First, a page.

Many young children go through phases of refusing to try new foods or refusing foods they used to enjoy. This can be worrying or frustrating for parents and carers.

Most children grow out of fussy eating and learn to eat a variety of foods

The following tips can help to manage this phrase


Provide plenty of opportunities for your child to see, smell and touch a variety of foods outside of mealtimes. This can be through food play such as messy play, cooking activities, crafts using real foods, books and songs.


Some children are more sensitive to different textures, encouraging sensory play can help them feel comfortable trying new textures. Playdough, water and sand play and messy play are good activities to try. Start with dry food textures such as rice and gradually move to wetter textures such as dough.


Let children be involved in choosing what they want to eat but limit their choices so they don’t feel overwhelmed. Instead of asking what do you want for a snack? Ask would you like an apple or banana for snack today?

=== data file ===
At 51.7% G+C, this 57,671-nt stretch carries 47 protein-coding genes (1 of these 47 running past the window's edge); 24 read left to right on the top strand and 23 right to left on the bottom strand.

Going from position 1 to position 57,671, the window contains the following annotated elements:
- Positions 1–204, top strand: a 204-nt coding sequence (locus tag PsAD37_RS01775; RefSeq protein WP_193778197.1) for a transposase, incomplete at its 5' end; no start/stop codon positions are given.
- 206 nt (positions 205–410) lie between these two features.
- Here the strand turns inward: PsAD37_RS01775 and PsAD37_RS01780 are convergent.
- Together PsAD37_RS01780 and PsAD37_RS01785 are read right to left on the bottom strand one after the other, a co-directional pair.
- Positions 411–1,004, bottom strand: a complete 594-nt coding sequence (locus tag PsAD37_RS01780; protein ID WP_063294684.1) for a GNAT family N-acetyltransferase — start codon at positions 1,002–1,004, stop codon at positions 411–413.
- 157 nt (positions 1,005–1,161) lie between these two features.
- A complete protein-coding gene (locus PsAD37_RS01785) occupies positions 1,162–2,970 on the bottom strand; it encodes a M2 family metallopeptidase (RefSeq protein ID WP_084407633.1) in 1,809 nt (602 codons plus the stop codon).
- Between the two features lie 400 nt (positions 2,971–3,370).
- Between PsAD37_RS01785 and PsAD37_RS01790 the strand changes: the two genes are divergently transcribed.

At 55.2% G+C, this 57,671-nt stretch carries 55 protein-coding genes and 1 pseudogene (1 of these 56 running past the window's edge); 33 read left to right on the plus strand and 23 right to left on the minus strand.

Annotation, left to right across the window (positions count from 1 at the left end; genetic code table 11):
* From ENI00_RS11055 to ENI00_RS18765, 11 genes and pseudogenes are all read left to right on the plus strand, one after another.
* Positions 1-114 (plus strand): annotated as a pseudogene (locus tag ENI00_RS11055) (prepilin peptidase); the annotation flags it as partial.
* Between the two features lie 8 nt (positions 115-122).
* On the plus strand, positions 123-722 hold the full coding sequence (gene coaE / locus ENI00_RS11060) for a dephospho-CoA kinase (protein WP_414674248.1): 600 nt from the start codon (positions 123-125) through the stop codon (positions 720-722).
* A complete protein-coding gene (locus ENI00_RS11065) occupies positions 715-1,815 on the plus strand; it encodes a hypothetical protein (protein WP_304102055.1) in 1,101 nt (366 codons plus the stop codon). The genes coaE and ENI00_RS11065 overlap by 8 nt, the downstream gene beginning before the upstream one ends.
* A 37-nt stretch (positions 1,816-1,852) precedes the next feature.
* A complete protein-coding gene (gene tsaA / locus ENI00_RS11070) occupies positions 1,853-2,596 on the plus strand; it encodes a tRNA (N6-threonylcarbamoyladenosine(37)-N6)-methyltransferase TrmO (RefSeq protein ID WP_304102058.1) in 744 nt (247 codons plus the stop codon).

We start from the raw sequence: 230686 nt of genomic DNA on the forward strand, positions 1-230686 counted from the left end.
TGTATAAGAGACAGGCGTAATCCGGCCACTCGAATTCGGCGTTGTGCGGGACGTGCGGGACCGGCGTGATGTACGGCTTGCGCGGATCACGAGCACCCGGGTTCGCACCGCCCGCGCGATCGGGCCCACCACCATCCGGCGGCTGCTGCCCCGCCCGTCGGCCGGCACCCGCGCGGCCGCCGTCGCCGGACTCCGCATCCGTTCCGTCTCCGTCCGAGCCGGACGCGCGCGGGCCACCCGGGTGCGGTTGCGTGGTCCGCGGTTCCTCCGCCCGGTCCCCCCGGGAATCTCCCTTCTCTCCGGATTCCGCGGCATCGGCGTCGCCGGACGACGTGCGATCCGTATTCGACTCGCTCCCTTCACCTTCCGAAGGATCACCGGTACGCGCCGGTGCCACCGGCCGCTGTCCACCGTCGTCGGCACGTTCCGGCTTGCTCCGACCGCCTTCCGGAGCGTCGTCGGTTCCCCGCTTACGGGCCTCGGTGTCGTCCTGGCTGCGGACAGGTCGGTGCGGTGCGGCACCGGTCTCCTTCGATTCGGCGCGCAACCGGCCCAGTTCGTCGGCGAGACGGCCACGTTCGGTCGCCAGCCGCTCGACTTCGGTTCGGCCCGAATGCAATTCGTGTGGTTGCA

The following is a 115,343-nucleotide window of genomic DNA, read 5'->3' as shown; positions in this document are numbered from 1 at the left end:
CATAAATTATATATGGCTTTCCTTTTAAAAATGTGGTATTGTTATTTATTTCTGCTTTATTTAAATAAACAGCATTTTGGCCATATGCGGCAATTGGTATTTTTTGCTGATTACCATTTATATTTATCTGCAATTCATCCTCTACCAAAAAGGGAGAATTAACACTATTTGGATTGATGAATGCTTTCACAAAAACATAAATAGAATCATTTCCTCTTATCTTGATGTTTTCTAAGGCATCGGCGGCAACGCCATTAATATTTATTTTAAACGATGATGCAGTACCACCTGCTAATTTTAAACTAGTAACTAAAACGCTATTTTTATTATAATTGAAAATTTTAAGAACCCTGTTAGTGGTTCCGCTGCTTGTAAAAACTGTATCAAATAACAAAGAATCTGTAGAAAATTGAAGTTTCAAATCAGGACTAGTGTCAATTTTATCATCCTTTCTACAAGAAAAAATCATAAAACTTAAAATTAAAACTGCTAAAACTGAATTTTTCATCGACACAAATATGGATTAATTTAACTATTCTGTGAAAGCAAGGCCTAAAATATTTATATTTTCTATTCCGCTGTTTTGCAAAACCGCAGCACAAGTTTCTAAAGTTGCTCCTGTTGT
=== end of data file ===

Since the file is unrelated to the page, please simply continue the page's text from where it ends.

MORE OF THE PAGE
From a young age children can be involved in mealtimes from being given finger foods so they can feed themselves to helping to spread toppings, pour their own drink and slice soft fruit.


It is common for children to refuse a new food, keep offering that same food at another mealtime. It can take 15-20 times for a child to accept a new food.


Children are more likely to try a new food if it is offered with foods they already enjoy. They learn by copying others so try to eat meals together and let them see you eat a variety of foods.


Try to remain calm at mealtimes and not show you are upset or worried by your child not eating.